A selfie, according to Wikipedia, is a “self-portrait photograph, typically taken with a hand-held digital camera or camera phone. Selfies are often shared on social networking services such as Instagram, Snapchat, and Tumblr. They are often casual, and are typically taken either with a camera held at arm’s length or in a mirror.”
I feel like there are, broadly speaking, two types of selfies that populate social media. First, there is the selfie taken with another individual who is either a special friend, family member, or even a celebrity or athlete. Most of the time the goal in these cases is to show the uniqueness of those two people being together or being in that unique location.
The other category is represented by the selfie which consists of just the individual taking the photo of him or herself. This one is also usually taken using a mirror. These are the pictures that seem to populate today’s junior high and high school social media pages. There is often some sort of hand sign (which is meaningless) and sometimes even a face made (who decided a duck face was a good idea?).
We know that amidst all the blessings of technology, it has also changed the way a generation experiences relationships. The idea of friendship has been minimized to a click which allows someone to see your Facebook wall.
What if this pervasive selfie culture which has bloomed in recent years comes out of a deep desire to be seen? What if this is a result of isolation which has been caused by the shallow relationships cultivated through merely text messages, tweets, and Facebook statuses? What if the only known way to express this need is through the language of the day, social media?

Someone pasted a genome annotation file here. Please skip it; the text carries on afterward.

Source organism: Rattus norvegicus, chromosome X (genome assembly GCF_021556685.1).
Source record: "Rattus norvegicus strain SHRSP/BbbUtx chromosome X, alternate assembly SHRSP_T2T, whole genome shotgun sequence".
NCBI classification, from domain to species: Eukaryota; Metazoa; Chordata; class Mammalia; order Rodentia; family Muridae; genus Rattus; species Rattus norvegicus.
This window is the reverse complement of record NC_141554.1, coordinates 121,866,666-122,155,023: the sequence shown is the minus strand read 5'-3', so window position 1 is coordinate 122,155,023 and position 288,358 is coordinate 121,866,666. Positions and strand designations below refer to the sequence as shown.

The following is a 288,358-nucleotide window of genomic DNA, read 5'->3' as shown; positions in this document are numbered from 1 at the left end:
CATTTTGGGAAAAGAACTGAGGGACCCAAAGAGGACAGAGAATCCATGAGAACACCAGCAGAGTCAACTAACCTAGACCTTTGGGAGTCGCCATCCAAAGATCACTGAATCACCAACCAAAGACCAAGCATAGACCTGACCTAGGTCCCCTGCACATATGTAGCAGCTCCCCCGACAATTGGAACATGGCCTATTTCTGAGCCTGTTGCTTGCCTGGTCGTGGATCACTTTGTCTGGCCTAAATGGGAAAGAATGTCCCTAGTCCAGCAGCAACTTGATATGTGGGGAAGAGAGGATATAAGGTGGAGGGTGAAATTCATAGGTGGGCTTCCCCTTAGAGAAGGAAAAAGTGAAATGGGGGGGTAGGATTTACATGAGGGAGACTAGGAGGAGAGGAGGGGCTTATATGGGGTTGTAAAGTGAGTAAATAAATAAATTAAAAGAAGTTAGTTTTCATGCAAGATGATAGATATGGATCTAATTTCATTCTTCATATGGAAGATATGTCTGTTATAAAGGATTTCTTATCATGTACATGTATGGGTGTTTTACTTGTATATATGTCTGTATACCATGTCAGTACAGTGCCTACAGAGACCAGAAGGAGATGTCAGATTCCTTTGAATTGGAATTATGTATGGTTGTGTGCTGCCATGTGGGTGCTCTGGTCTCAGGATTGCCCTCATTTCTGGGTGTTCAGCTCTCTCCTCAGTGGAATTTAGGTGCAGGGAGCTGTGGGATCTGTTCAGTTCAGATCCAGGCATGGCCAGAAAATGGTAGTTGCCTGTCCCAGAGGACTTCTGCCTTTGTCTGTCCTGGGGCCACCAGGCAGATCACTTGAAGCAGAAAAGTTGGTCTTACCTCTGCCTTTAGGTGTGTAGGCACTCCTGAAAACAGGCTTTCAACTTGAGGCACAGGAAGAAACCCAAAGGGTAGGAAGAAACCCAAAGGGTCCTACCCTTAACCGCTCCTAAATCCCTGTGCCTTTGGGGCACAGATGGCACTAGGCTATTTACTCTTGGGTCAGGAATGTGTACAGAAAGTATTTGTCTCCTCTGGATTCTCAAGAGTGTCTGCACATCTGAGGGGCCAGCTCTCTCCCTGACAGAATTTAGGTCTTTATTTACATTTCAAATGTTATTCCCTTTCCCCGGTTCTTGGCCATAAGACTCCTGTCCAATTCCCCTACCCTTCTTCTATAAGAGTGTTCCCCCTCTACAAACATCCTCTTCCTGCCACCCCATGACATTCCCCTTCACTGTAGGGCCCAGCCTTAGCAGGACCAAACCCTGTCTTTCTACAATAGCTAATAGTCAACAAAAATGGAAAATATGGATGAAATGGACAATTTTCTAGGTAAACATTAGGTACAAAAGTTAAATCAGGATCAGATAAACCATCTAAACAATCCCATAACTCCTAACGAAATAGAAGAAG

Our children and the young people around us can isolate themselves so deeply with computers, games, phones, iPods, and iPads. However, no one’s relational needs will ever be met in a virtual or social media context.
I believe one reason we have seen the birth of a selfie culture is that we have a generation who has found themselves missing something. They may not be able to articulate what they are feeling… possibly because they have never felt it before.
What if this selfie culture represents a generation who merely wants to be seen? What if there is a desire to be seen as more than a status or 140 characters and this is a way to express that desire? And, what if this is the only way they know how to pursue what they feel is missing from their lives?
If there is even a small chance that these observations are correct, how much would it mean to your son or daughter (or any one of this generation) if you really stopped to see them and show interest in their life today?